Family, Friends & Fellow Officers Remember...

Police Officer Edgar A. Clay, Jr.

Chicago Police Department, Illinois

End of Watch Monday, January 25, 1982

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Reflections for Police Officer Edgar A. Clay, Jr.

Youth Officer Clay was also known as Coach Clay (Boy’s Football Team for St. Joachim’s Catholic School, located at 90th and Langley Street (now closed)). Coach was responsible for helping a number of boys attend some of Chicago’s great high schools. Some of us went onto attend such powerhouses as Mount Carmel, Mendel Catholic Prep, Brother Rice, Leo Catholic High School and Hales Franciscan High School, some of us even got scholarships to attend these wonderful high schools thanks to Coach Clay.

Coach Clay was a dedicate professional, yes he worked at Area 1 Youth Division (which use to be located in Washington Park right off of Cottage Grove). Yes, he worked with both troubled youth from the (Blackstone Rangers, Disciples and other street gangs) but each day at 3:30 PM, Monday thru Friday, Coach Clay showed up to work with the boys of St. Joachim’s Football Team. He was a caring, loving and compassionate person who was able to look at each of my teammate of the 1968 Graduating Class of St. Joachim as a member of his family.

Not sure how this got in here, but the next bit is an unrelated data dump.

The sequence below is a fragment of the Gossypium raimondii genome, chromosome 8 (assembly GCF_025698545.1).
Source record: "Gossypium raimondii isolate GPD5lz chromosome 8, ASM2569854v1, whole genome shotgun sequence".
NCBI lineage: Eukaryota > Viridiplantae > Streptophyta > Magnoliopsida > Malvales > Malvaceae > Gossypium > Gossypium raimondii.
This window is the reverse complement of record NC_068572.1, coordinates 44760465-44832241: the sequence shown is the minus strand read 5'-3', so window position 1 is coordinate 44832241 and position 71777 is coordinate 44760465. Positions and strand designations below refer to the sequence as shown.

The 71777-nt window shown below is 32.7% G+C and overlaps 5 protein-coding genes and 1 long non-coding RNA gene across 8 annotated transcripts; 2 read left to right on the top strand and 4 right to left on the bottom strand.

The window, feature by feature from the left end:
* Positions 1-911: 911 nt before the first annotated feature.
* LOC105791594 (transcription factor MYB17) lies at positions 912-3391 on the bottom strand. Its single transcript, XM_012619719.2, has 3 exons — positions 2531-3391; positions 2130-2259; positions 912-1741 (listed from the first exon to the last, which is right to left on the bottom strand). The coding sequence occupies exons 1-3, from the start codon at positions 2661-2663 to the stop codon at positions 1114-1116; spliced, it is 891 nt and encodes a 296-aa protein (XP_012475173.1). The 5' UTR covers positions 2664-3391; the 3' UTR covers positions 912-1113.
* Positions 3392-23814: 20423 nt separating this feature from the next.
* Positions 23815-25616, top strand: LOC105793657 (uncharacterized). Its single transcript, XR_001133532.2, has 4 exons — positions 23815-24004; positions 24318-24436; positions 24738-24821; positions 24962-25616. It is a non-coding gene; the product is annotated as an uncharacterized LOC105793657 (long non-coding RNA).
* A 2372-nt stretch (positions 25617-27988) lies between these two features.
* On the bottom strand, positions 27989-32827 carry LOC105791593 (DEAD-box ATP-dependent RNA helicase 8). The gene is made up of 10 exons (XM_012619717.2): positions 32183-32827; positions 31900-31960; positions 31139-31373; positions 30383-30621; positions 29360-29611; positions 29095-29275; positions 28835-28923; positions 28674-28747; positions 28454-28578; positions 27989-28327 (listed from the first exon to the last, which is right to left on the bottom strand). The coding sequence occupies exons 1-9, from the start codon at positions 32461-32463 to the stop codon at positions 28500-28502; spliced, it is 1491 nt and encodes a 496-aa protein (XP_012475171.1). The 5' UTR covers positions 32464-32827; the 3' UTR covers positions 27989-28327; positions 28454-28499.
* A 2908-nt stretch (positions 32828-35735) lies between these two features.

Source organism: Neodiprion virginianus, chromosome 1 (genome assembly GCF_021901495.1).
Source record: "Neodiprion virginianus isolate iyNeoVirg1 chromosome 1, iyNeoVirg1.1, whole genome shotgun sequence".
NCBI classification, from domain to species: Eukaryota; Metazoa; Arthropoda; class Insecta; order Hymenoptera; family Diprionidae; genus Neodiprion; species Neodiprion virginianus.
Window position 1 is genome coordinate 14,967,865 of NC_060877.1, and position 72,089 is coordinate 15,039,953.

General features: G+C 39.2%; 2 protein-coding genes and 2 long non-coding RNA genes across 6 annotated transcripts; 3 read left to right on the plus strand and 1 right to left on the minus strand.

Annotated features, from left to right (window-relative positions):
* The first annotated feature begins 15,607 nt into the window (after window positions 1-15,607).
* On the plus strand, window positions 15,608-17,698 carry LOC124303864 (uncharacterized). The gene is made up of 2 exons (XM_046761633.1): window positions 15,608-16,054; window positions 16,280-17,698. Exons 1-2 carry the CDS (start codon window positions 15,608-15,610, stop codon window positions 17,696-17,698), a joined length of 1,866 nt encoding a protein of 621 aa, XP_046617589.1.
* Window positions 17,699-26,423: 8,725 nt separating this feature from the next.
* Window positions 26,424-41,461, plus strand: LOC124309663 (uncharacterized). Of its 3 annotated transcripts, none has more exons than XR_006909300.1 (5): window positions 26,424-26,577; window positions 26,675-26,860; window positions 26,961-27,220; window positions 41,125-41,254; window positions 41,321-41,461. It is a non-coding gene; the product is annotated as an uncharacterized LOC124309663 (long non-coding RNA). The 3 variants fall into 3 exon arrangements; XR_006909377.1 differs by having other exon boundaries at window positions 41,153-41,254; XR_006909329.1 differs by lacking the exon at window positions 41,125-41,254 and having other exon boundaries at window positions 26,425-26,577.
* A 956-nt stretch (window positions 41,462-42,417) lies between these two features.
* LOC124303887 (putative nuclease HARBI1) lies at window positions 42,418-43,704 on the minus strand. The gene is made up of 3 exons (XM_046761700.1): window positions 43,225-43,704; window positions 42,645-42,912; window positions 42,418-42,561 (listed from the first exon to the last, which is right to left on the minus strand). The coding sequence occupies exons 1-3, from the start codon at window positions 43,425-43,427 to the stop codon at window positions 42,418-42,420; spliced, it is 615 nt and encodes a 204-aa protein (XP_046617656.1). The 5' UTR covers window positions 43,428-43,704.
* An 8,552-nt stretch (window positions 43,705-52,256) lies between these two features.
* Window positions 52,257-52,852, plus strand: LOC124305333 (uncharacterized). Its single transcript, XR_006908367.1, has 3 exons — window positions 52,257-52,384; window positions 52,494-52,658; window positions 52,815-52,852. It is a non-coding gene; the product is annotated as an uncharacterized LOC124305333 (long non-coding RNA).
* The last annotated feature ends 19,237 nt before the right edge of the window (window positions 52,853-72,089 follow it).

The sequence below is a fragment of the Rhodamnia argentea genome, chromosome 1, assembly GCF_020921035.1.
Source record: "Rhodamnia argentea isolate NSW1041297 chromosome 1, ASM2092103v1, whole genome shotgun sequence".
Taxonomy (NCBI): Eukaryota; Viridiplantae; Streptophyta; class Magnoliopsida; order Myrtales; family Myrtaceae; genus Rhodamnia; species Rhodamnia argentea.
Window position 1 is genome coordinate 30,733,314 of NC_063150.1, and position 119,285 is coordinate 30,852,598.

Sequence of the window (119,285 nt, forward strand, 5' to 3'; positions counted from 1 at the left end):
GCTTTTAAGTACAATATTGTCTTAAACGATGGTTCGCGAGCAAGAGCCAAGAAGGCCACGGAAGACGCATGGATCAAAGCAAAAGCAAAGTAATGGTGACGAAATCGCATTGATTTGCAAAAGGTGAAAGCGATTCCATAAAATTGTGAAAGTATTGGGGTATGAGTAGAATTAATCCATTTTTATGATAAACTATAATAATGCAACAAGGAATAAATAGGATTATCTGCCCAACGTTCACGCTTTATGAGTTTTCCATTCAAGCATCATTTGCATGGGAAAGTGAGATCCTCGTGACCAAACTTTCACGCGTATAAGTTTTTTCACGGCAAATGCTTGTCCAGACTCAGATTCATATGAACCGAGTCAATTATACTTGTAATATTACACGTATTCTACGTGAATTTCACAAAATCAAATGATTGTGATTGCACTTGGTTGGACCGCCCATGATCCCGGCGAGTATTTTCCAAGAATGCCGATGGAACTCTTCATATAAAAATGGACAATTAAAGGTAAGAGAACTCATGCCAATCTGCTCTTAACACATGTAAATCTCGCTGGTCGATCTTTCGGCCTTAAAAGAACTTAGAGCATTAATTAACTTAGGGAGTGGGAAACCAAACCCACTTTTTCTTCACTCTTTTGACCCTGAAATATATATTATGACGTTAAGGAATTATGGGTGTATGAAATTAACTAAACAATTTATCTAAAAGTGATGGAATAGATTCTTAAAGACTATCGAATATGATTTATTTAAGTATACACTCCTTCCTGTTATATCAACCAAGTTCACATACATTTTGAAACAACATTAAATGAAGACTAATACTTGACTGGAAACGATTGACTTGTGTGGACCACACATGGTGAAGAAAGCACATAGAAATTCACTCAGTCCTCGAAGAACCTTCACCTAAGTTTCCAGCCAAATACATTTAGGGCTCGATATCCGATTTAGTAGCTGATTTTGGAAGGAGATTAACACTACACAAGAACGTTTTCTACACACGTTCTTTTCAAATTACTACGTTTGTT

He was able to separate his work with trouble youth and work with young boys who had a love and desire to just be football players. It is my understanding that none of the boys on our team ever got involved in the street gang lifestyle and I firmly believe it was because of Coach and what he taught us. Work hard, be polite and respectful and believe in God.

I have a love for Coach Clay because he treated me like his very own son. I must confess that Coach Clay worked with my father who was also a Youth Officer at Area 1. When, my father did not have the time for me, Coach Clay made the time. When I graduated from St. Joachim’s and went to Hales Franciscan, Coach Clay was there for our first year. He helped make the transition into high school easier for me and my fellow teammates.